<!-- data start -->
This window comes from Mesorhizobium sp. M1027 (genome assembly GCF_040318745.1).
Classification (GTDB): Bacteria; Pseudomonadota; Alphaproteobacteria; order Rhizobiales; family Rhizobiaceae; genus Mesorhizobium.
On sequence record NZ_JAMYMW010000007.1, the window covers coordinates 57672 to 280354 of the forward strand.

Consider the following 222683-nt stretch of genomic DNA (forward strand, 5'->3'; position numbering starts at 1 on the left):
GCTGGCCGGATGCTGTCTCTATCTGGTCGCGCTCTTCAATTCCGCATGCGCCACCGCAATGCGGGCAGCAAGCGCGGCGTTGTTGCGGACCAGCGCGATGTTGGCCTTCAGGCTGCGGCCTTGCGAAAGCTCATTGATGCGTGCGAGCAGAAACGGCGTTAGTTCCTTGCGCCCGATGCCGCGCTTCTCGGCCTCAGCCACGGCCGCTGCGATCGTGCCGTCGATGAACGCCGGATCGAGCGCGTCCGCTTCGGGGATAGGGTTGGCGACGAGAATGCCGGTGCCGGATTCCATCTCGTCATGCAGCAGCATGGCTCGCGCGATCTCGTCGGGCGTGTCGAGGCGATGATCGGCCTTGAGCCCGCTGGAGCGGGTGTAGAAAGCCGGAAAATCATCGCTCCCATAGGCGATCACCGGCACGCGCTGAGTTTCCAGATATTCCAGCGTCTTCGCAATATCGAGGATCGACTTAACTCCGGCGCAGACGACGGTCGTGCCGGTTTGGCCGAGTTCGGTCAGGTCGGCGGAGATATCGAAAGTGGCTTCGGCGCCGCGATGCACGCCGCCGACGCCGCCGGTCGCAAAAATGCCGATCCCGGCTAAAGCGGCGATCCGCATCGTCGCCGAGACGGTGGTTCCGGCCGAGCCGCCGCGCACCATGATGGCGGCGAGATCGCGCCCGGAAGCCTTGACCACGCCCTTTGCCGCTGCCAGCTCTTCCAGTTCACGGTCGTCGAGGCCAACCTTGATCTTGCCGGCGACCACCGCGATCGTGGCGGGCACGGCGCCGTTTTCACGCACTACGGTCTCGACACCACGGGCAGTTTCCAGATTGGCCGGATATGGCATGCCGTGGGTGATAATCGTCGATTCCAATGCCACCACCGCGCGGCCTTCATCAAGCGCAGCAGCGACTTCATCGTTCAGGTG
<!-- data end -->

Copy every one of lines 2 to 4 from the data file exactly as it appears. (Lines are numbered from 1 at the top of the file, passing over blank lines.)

Classification (GTDB): Bacteria; Pseudomonadota; Alphaproteobacteria; order Rhizobiales; family Rhizobiaceae; genus Mesorhizobium.
On sequence record NZ_JAMYMW010000007.1, the window covers coordinates 57672 to 280354 of the forward strand.

Consider the following 222683-nt stretch of genomic DNA (forward strand, 5'->3'; position numbering starts at 1 on the left):